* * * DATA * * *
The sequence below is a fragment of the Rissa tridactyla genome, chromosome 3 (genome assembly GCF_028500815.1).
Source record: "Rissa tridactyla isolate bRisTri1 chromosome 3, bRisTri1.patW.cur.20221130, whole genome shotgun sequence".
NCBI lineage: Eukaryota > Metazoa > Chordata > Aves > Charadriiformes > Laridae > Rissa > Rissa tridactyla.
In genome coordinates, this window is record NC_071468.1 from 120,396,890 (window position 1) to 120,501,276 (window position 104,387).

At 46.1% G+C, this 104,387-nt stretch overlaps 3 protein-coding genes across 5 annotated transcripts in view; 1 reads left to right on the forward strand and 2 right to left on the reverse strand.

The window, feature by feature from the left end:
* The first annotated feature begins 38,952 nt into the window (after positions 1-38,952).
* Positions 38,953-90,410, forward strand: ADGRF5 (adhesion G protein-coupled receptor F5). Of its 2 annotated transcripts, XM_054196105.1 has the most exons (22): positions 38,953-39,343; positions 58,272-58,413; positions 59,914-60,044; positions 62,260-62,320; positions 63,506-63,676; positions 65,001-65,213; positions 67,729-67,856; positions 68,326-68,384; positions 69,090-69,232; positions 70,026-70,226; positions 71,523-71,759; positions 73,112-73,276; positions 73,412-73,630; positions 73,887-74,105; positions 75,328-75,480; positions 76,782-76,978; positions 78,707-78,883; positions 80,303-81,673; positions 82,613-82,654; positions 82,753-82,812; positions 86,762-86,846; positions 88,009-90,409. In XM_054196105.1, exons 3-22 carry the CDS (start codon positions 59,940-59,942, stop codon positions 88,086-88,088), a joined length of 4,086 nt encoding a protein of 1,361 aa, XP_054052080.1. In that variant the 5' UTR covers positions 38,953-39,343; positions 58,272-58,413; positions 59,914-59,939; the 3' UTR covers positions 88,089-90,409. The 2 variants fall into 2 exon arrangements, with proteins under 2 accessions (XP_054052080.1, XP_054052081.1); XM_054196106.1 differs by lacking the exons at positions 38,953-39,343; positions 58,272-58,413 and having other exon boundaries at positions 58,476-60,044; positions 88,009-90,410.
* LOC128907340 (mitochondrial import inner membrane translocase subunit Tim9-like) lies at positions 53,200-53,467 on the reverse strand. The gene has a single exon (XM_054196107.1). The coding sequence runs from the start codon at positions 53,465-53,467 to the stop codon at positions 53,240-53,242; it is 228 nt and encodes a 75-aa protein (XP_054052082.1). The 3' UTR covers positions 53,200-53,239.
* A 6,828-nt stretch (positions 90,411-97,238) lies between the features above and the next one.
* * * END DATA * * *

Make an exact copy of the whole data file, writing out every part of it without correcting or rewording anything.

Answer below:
The sequence below is a fragment of the Rissa tridactyla genome, chromosome 3 (genome assembly GCF_028500815.1).
Source record: "Rissa tridactyla isolate bRisTri1 chromosome 3, bRisTri1.patW.cur.20221130, whole genome shotgun sequence".
NCBI lineage: Eukaryota > Metazoa > Chordata > Aves > Charadriiformes > Laridae > Rissa > Rissa tridactyla.
In genome coordinates, this window is record NC_071468.1 from 120,396,890 (window position 1) to 120,501,276 (window position 104,387).

At 46.1% G+C, this 104,387-nt stretch overlaps 3 protein-coding genes across 5 annotated transcripts in view; 1 reads left to right on the forward strand and 2 right to left on the reverse strand.

The window, feature by feature from the left end:
* The first annotated feature begins 38,952 nt into the window (after positions 1-38,952).
* Positions 38,953-90,410, forward strand: ADGRF5 (adhesion G protein-coupled receptor F5). Of its 2 annotated transcripts, XM_054196105.1 has the most exons (22): positions 38,953-39,343; positions 58,272-58,413; positions 59,914-60,044; positions 62,260-62,320; positions 63,506-63,676; positions 65,001-65,213; positions 67,729-67,856; positions 68,326-68,384; positions 69,090-69,232; positions 70,026-70,226; positions 71,523-71,759; positions 73,112-73,276; positions 73,412-73,630; positions 73,887-74,105; positions 75,328-75,480; positions 76,782-76,978; positions 78,707-78,883; positions 80,303-81,673; positions 82,613-82,654; positions 82,753-82,812; positions 86,762-86,846; positions 88,009-90,409. In XM_054196105.1, exons 3-22 carry the CDS (start codon positions 59,940-59,942, stop codon positions 88,086-88,088), a joined length of 4,086 nt encoding a protein of 1,361 aa, XP_054052080.1. In that variant the 5' UTR covers positions 38,953-39,343; positions 58,272-58,413; positions 59,914-59,939; the 3' UTR covers positions 88,089-90,409. The 2 variants fall into 2 exon arrangements, with proteins under 2 accessions (XP_054052080.1, XP_054052081.1); XM_054196106.1 differs by lacking the exons at positions 38,953-39,343; positions 58,272-58,413 and having other exon boundaries at positions 58,476-60,044; positions 88,009-90,410.
* LOC128907340 (mitochondrial import inner membrane translocase subunit Tim9-like) lies at positions 53,200-53,467 on the reverse strand. The gene has a single exon (XM_054196107.1). The coding sequence runs from the start codon at positions 53,465-53,467 to the stop codon at positions 53,240-53,242; it is 228 nt and encodes a 75-aa protein (XP_054052082.1). The 3' UTR covers positions 53,200-53,239.
* A 6,828-nt stretch (positions 90,411-97,238) lies between the features above and the next one.